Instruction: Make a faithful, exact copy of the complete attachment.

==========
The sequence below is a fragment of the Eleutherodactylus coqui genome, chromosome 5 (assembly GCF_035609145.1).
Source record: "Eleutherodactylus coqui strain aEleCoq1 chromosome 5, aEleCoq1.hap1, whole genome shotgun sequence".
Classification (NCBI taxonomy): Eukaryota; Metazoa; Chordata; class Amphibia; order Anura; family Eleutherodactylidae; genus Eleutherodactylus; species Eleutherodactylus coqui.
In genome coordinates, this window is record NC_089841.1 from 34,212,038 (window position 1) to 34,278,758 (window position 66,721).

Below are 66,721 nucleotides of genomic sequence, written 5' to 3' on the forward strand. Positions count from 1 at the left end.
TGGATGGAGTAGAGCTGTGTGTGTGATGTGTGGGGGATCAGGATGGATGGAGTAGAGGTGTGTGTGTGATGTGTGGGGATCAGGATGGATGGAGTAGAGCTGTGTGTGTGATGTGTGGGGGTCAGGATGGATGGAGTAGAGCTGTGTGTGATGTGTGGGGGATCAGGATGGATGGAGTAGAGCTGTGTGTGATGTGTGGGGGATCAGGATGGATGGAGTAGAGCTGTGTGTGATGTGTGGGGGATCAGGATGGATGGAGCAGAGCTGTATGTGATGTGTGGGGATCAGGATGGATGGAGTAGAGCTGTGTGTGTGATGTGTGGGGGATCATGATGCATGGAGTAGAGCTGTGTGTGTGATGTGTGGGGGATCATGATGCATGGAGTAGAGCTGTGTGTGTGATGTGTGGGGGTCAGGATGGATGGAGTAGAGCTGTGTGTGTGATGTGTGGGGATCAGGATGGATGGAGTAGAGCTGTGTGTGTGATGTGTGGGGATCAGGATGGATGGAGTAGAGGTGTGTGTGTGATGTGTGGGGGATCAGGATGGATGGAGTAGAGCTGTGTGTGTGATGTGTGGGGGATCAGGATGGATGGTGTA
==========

The sequence below is a fragment of the Eleutherodactylus coqui genome, chromosome 5 (assembly GCF_035609145.1).
Source record: "Eleutherodactylus coqui strain aEleCoq1 chromosome 5, aEleCoq1.hap1, whole genome shotgun sequence".
Classification (NCBI taxonomy): Eukaryota; Metazoa; Chordata; class Amphibia; order Anura; family Eleutherodactylidae; genus Eleutherodactylus; species Eleutherodactylus coqui.
In genome coordinates, this window is record NC_089841.1 from 34,212,038 (window position 1) to 34,278,758 (window position 66,721).

Below are 66,721 nucleotides of genomic sequence, written 5' to 3' on the forward strand. Positions count from 1 at the left end.
TGGATGGAGTAGAGCTGTGTGTGTGATGTGTGGGGGATCAGGATGGATGGAGTAGAGGTGTGTGTGTGATGTGTGGGGATCAGGATGGATGGAGTAGAGCTGTGTGTGTGATGTGTGGGGGTCAGGATGGATGGAGTAGAGCTGTGTGTGATGTGTGGGGGATCAGGATGGATGGAGTAGAGCTGTGTGTGATGTGTGGGGGATCAGGATGGATGGAGTAGAGCTGTGTGTGATGTGTGGGGGATCAGGATGGATGGAGCAGAGCTGTATGTGATGTGTGGGGATCAGGATGGATGGAGTAGAGCTGTGTGTGTGATGTGTGGGGGATCATGATGCATGGAGTAGAGCTGTGTGTGTGATGTGTGGGGGATCATGATGCATGGAGTAGAGCTGTGTGTGTGATGTGTGGGGGTCAGGATGGATGGAGTAGAGCTGTGTGTGTGATGTGTGGGGATCAGGATGGATGGAGTAGAGCTGTGTGTGTGATGTGTGGGGATCAGGATGGATGGAGTAGAGGTGTGTGTGTGATGTGTGGGGGATCAGGATGGATGGAGTAGAGCTGTGTGTGTGATGTGTGGGGGATCAGGATGGATGGTGTA